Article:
This chapter focuses on making new heritage that marks atrocity and transition. It analyses the creation of atrocity museums, particularly in East Asia, Eastern Europe, and Latin America, to come to terms with a difficult past and re-narrate the nation moving into the future through artefacts. The chapter also looks at the Guatemalan National Police Archives and archives as a type of heritage that can be used to promote prosecution efforts in transitioning societies. The chapter examines underwater cultural heritage as well, and the regime of the UNESCO 2001 Convention on the Protection of the Underwater Cultural Heritage in relation to human corpses, which are given stronger protections than human remains receive in other heritage regimes. The history behind this treaty reveals that the reason for these stronger protections has precisely to do with the bodies of fallen soldiers during the World Wars. Australia is an example of a country that, after initially rejecting the treaty, is now considering its ratification at the behest of civil society representing war veterans, thus becoming an example of how underwater heritage can also have an important role in transitional contexts.
The humanitarian issues and nonexecutive advocacy that constituted the basis of ongoing US-Vietnamese dialogue in the absence of formal relations remained of pivotal importance before, during, and after Washington and Hanoi resumed formal economic and diplomatic relations in the mid-1990s. Although American policymakers attempted to conclude the humanitarian programs they had earmarked as preconditions to more formal ties, varying definitions of full accounting, the repatriation of migrants to Vietnam through the CPA, and efforts to bring the HO into line with worldwide standards precipitated profound disagreements. Ultimately, US officials moved forward with formal relations with Hanoi and (re)created special programs for South Vietnamese migrants. The 1996 Resettlement Opportunity for Vietnamese Refugees gave screened-out migrants who were repatriated to Vietnam under the CPA one more chance to apply for resettlement in the US. The 1996 McCain Amendment created loopholes to permit the original, exceptional terms of the HO to remain intact. US-Vietnamese collaboration on humanitarian issues, and normalization itself, persisted after the resumption of formal economic and diplomatic relations. The ties between American and South Vietnamese people outlasted both the collapse of South Vietnam and the resumption of relations between Washington and Hanoi.
A number of recent works have explored the value of scholarly efforts to “unpack” museum collections and examine the constitutive networks and histories of objects. The interrogations of collections through methods such as object biographies and itineraries imparts important knowledge about the institutions, disciplines, and individuals who made museum collections, contribute to deeper understandings of the roles of objects in creating meaning in and of the world, and suggest implications for future practice and policies. This article examines the object itinerary of a cultural property item of negative heritage: a three-dimensional painted plaster work of craft-art originally designed to symbolize the scientific practice of anthropology in early twentieth-century Germany and later associated with wartime collecting during World War II, the history of American archaeology, and the modern repatriation movement in museums.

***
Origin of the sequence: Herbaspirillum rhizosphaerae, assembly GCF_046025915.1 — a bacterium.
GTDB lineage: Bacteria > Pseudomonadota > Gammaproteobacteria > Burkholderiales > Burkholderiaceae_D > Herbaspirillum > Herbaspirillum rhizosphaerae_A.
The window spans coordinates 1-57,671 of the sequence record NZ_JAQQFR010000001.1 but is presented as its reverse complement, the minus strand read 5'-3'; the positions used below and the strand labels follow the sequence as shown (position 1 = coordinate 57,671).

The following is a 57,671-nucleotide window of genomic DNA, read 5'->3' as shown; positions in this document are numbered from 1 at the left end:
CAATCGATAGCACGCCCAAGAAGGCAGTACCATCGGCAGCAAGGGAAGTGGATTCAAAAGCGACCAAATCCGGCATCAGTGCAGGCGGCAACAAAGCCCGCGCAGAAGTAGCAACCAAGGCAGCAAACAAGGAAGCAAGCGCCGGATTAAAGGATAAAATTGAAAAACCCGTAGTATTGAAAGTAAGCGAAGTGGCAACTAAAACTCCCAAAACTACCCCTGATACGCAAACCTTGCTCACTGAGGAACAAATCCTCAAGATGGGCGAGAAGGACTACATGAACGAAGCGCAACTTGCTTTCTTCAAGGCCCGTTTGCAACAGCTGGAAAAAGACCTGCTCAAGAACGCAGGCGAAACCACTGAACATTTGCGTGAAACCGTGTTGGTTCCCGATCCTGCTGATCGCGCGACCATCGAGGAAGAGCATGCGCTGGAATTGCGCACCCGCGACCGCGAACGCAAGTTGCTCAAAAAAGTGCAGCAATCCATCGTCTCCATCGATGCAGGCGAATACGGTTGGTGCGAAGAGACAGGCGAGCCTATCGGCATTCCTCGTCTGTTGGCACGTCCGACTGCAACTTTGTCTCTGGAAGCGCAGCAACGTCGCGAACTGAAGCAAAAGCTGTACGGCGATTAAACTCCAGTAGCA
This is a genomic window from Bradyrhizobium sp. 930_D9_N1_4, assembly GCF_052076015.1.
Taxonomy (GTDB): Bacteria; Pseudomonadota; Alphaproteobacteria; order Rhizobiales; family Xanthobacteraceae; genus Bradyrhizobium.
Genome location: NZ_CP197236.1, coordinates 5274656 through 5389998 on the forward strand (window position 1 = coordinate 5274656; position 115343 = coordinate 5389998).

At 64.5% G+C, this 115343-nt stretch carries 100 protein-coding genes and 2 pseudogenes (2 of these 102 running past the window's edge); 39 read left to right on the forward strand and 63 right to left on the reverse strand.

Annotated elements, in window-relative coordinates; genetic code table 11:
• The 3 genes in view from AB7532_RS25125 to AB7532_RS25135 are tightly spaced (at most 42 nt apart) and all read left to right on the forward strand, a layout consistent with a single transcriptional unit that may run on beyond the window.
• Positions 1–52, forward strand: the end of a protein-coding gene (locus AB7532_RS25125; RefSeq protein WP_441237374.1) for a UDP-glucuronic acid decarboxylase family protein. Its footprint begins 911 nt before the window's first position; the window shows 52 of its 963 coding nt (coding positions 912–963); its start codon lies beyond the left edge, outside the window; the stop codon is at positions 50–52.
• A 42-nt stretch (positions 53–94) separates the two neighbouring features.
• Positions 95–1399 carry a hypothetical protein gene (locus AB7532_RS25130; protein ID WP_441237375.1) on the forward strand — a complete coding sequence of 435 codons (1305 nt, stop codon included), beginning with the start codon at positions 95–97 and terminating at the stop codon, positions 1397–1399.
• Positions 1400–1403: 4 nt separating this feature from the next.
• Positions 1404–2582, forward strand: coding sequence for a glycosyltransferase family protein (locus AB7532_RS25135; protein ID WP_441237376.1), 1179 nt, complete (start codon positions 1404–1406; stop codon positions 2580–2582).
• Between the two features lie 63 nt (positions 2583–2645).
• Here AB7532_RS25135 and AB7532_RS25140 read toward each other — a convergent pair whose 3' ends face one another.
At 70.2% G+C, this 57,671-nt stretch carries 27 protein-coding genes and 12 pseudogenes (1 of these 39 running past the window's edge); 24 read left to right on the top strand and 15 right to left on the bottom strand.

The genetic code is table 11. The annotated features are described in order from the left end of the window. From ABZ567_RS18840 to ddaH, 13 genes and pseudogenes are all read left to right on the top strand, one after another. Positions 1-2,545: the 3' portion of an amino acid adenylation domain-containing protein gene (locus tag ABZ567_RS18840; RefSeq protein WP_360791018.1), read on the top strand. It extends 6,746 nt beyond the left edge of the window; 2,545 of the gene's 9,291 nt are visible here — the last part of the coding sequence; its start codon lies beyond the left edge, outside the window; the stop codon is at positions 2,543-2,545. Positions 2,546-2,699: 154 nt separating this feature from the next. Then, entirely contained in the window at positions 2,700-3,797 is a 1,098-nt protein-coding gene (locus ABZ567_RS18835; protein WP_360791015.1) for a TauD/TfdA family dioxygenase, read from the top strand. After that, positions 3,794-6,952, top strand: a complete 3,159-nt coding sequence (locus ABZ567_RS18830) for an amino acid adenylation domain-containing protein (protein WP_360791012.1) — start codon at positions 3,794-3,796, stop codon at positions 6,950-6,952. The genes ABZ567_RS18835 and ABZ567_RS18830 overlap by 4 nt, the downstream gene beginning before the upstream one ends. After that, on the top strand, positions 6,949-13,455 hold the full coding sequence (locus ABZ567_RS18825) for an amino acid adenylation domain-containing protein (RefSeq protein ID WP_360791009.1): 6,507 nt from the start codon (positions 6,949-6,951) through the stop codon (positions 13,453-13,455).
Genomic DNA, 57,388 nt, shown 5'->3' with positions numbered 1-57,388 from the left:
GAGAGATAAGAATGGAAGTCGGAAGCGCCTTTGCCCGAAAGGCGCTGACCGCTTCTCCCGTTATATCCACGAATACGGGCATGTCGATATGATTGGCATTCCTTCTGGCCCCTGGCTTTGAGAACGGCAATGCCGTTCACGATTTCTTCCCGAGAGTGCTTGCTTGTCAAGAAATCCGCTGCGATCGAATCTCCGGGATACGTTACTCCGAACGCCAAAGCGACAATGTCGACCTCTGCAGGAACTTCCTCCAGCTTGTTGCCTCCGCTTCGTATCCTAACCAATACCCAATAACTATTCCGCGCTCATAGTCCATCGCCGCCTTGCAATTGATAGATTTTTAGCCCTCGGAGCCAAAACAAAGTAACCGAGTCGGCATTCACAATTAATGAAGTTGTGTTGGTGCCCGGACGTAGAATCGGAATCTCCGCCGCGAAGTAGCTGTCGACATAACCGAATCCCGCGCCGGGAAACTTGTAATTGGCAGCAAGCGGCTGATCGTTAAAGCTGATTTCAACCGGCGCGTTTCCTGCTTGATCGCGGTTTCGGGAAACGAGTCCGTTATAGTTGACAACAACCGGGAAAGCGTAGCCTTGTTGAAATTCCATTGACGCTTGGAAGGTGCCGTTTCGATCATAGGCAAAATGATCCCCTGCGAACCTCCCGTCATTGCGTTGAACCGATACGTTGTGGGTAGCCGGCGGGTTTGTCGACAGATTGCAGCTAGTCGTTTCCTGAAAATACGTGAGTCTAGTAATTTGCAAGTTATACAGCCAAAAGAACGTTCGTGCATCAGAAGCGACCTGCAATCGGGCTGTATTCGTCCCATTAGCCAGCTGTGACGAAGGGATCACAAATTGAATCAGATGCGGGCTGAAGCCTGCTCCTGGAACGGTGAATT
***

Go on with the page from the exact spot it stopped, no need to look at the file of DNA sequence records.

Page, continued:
The chapter discusses the important role that repatriation plays in career development or an international assignee’s personal and professional career outcomes acquired, developed, and accumulated over time. Attention is devoted to understanding how different types of career resources and competencies, categorized as “knowing how”, “knowing whom”, and “knowing why”, are developed as a function of living and working in another country. The chapter continues by drawing on the traditional bounded and emerging proactive career perspectives to help us understand why returning home is often more complex and difficult than perceived. Next, the chapter examines repatriation “success” from both the organizational and the individual repatriate’s points of view, highlighting objective and subjective interpretations of career success. The chapter concludes with a discussion of the challenges facing the repatriation process at the individual-, team-, organizational-, and country-levels and suggests interventions that could be considered in an effort to improve the likelihood of repatriation success. Implications for future research are also discussed.